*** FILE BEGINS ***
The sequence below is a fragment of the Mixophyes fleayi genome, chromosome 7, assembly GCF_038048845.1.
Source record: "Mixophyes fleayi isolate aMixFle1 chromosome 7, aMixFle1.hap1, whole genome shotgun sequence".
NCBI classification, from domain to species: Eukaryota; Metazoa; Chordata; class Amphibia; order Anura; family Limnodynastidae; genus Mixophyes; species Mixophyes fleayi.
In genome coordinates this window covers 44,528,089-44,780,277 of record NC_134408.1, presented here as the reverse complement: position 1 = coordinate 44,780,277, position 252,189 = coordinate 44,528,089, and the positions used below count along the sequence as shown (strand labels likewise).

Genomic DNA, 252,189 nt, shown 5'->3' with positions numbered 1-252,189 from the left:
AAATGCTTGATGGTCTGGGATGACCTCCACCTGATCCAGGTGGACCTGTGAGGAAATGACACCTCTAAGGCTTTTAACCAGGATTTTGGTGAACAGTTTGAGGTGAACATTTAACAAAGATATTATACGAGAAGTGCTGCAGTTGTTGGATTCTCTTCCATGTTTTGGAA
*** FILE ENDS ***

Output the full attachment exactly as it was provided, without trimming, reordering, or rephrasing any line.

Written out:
The sequence below is a fragment of the Mixophyes fleayi genome, chromosome 7, assembly GCF_038048845.1.
Source record: "Mixophyes fleayi isolate aMixFle1 chromosome 7, aMixFle1.hap1, whole genome shotgun sequence".
NCBI classification, from domain to species: Eukaryota; Metazoa; Chordata; class Amphibia; order Anura; family Limnodynastidae; genus Mixophyes; species Mixophyes fleayi.
In genome coordinates this window covers 44,528,089-44,780,277 of record NC_134408.1, presented here as the reverse complement: position 1 = coordinate 44,780,277, position 252,189 = coordinate 44,528,089, and the positions used below count along the sequence as shown (strand labels likewise).

Genomic DNA, 252,189 nt, shown 5'->3' with positions numbered 1-252,189 from the left:
AAATGCTTGATGGTCTGGGATGACCTCCACCTGATCCAGGTGGACCTGTGAGGAAATGACACCTCTAAGGCTTTTAACCAGGATTTTGGTGAACAGTTTGAGGTGAACATTTAACAAAGATATTATACGAGAAGTGCTGCAGTTGTTGGATTCTCTTCCATGTTTTGGAA